Most Reverend Jerome E. Listecki
Archbishop of Milwaukee
Advent is a time to prepare for the coming of Christ. Advent means “coming.” There are three comings to reflect upon. The first is the coming of Christ in the liturgical year. This begins a new cycle in the liturgical year (C), which builds on the anticipated mystery of the Incarnation of Jesus, the greatest gift God gives to mankind. Our participation in the liturgy guides and directs us through the readings of the four weeks of Advent, presenting to us the need to reflect, prepare and move forward in accepting Christ into our lives. In our liturgy, the sacrifice of the Mass, our Lord comes to us and offers Himself to us. In the routine of our lives, we often fail to realize the sacredness of our Sunday worship and the fact that Christ presents Himself to us again and again.
A second coming is the acknowledgment of the historical coming of Jesus into our world. The prophets of the Old Testament foretold of the coming of the Messiah. The prophets constantly challenged the Israelite community to reform their ways and return to the covenant. The prophets reminded them of the promise that a Messiah would come, and the need to make straight the paths, which leads to a commitment of heart and mind.
The third coming is the one that the Messiah promised to all believers, namely that He will come again. Christ comes liturgically, has come historically, but will come again in time for the end of the world. So, we must be ready and prepared for His return. We do not know at what time He will return, but we know He will come again. Christ will come again in time for the end of the world and for the judgement of all mankind. However, He will also come to claim us personally, so we must be ready to stand before Him when He calls.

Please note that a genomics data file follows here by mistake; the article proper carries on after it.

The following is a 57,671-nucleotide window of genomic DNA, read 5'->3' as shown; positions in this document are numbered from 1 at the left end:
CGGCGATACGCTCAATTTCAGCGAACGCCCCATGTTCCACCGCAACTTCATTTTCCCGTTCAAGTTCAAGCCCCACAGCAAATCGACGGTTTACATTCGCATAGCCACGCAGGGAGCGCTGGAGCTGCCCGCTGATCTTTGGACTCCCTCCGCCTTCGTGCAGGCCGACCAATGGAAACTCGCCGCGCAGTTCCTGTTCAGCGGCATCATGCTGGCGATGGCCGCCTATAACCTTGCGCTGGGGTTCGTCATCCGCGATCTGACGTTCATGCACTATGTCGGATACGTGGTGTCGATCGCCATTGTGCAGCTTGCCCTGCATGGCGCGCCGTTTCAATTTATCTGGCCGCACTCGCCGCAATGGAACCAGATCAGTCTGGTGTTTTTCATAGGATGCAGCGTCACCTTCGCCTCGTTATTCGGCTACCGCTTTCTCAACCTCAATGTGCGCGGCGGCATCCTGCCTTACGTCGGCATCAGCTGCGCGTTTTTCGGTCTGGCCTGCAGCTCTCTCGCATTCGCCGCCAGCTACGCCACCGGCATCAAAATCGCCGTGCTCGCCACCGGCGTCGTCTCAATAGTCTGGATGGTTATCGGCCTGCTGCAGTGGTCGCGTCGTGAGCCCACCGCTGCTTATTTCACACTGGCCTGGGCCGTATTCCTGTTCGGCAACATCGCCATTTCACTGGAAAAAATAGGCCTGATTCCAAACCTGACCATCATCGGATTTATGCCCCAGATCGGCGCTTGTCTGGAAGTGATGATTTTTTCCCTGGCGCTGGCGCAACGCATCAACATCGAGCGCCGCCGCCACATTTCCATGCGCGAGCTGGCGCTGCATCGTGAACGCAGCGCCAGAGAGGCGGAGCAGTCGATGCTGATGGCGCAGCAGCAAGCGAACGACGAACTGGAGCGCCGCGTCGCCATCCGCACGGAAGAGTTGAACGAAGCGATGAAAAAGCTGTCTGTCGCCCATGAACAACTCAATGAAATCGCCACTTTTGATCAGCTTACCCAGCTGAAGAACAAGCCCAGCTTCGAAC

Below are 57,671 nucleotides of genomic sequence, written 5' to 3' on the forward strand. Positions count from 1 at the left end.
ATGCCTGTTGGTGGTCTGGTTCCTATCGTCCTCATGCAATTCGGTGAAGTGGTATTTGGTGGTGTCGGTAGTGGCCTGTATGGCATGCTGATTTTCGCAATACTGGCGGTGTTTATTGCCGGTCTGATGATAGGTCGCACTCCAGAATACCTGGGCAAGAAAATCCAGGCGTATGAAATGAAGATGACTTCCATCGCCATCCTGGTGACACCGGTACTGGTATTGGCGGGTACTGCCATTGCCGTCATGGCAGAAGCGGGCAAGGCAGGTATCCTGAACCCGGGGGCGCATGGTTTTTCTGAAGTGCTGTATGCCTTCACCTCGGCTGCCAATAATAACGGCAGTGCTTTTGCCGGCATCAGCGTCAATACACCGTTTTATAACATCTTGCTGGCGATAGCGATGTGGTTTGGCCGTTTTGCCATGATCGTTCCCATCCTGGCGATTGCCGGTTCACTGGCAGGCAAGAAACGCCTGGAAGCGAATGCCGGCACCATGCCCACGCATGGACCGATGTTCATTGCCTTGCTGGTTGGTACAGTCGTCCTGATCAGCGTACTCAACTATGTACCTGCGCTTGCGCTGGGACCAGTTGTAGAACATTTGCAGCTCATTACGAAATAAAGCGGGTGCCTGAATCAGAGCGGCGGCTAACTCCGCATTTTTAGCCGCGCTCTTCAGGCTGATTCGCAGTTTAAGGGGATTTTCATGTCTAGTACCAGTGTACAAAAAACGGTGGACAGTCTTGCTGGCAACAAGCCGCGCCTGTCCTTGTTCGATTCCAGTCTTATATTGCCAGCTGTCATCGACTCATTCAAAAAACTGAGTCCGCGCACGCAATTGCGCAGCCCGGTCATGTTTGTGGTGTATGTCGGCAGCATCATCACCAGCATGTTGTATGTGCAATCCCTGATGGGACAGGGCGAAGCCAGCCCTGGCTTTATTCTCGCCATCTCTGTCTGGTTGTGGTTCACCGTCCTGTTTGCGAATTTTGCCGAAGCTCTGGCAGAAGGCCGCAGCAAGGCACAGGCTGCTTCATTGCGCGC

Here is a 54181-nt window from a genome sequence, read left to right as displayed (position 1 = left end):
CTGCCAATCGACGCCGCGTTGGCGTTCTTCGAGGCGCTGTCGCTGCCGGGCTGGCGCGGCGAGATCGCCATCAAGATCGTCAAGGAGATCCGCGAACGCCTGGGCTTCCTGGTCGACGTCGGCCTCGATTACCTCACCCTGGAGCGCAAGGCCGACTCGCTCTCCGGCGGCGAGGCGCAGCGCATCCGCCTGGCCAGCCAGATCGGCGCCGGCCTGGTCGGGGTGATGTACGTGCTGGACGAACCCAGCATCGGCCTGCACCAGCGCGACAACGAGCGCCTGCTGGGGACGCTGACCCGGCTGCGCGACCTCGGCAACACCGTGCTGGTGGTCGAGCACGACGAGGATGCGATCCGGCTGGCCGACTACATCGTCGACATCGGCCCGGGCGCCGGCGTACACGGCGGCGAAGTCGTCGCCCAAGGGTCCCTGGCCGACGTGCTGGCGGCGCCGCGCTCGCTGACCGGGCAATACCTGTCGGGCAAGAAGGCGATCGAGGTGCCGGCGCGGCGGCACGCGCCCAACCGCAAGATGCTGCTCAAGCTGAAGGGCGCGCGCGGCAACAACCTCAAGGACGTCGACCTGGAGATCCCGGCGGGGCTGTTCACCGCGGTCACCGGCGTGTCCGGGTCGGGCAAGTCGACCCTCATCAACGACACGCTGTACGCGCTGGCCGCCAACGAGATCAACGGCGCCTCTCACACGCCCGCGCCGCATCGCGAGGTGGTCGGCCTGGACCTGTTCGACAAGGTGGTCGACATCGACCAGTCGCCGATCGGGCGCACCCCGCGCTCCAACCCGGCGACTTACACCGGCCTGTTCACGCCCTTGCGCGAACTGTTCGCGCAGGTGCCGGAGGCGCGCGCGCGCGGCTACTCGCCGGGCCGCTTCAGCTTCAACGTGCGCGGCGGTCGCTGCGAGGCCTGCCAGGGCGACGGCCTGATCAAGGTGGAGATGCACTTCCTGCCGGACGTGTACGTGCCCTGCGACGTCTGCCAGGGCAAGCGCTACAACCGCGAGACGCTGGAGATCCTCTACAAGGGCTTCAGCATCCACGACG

The Diocese of Madison lost their Bishop, Robert Morlino, who died of heart failure on Nov. 24, 2018. The loss of Bishop Morlino came as a shock. It is an example of that third personal (Advent) coming of Jesus, often when we least expect Him. I know many friends who have lost loved ones suddenly. It is a reminder to all of us how fragile life is, as well as a reminder of that wonderful admonition; “Don’t put off until tomorrow what you can do today.” We have to be ready, for it is God’s time, not ours. I spoke to Bishop Morlino by phone a few days before his death. He was planning to attend our 175th anniversary Mass of the establishment of the Archdiocese of Milwaukee (1843) as a sign of episcopal unity.
I always could count on support from Bishop Morlino for any issue, which furthered the good of the Catholic Church in Wisconsin. He will be missed for sure. But, the great consolation is that he will be able to stand before our Lord and offer that he did his best as a servant to Christ and His Church.
The only way we can prepare for the unexpected is to live in anticipation every day of meeting the Lord Jesus in prayer, in the Scriptures and in our good works toward our brothers and sisters because we LOVE ONE ANOTHER.
Note: This blog originally appeared as the December 4, 2018 "Love One Another" email sent to Catholics throughout the Archdiocese of Milwaukee by Archbishop Jerome E. Listecki. If you are interested in signing up for these email messages, please click here.